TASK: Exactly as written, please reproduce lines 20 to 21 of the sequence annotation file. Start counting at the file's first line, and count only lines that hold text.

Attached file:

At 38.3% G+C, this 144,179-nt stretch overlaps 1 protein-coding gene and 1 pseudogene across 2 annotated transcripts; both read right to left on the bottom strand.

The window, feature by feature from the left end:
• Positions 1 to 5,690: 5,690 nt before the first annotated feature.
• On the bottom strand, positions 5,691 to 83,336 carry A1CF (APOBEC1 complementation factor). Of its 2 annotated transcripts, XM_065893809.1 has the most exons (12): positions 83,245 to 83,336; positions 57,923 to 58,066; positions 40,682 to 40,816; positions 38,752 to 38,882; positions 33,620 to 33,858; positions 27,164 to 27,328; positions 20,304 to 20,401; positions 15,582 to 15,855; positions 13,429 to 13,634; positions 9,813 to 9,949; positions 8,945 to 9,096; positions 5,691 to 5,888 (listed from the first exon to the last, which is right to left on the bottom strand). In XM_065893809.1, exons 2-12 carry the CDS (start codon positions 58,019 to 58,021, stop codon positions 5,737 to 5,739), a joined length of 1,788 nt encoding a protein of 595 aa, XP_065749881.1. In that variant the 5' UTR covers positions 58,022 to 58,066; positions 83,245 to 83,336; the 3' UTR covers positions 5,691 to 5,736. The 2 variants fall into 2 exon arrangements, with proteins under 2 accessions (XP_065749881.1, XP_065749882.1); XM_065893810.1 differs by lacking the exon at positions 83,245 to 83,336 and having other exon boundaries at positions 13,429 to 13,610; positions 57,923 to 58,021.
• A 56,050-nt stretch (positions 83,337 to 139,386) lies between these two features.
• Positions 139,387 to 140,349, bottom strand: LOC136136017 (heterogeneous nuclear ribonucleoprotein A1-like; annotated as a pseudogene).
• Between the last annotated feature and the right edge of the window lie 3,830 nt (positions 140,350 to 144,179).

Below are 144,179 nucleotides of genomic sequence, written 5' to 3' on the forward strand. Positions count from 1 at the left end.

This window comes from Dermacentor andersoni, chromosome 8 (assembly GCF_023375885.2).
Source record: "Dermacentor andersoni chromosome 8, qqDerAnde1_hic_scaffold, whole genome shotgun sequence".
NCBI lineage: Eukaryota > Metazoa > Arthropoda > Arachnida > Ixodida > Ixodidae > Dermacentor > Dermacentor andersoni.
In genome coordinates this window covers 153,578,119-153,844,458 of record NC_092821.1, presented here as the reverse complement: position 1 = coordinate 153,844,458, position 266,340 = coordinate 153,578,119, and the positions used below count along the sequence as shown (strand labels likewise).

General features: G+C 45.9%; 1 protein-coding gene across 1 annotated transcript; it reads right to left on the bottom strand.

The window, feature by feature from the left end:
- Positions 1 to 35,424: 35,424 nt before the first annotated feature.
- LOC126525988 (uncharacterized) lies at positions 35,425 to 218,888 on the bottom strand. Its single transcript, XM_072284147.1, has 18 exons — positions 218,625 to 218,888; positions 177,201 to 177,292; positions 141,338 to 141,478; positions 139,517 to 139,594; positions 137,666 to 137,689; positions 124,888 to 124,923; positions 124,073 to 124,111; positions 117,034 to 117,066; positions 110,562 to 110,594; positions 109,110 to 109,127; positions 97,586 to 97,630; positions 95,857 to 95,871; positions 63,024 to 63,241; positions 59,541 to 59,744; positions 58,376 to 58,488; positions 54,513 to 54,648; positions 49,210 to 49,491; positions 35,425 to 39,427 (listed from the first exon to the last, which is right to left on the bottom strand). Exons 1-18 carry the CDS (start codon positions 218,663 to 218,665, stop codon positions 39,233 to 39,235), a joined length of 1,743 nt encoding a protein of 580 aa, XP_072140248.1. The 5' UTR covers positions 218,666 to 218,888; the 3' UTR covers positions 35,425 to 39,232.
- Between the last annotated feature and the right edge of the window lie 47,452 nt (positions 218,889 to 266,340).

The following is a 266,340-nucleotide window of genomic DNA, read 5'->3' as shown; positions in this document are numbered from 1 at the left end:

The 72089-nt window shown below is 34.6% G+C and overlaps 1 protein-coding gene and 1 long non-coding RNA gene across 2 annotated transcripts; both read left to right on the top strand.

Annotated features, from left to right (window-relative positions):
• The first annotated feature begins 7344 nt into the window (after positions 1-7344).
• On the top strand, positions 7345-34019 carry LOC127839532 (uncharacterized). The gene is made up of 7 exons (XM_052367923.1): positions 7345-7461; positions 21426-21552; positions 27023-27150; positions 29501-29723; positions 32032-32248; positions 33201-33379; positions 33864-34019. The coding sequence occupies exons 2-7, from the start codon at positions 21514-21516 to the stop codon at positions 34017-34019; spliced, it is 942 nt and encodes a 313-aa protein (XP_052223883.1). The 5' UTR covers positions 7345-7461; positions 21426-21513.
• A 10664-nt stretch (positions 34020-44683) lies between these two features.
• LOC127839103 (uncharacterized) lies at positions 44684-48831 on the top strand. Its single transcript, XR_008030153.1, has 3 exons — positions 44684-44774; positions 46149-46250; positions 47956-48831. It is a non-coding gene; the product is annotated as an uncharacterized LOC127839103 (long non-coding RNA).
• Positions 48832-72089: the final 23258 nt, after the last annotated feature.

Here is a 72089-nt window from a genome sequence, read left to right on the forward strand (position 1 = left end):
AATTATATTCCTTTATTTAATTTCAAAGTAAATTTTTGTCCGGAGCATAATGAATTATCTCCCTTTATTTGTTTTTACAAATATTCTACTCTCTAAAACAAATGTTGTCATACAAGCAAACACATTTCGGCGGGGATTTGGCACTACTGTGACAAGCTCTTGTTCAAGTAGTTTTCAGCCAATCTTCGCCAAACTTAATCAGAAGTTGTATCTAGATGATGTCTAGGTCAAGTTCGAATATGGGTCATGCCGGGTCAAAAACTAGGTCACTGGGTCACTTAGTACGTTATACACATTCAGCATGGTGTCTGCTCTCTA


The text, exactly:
Annotated features, from left to right (window-relative positions):
• The first annotated feature begins 7344 nt into the window (after positions 1-7344).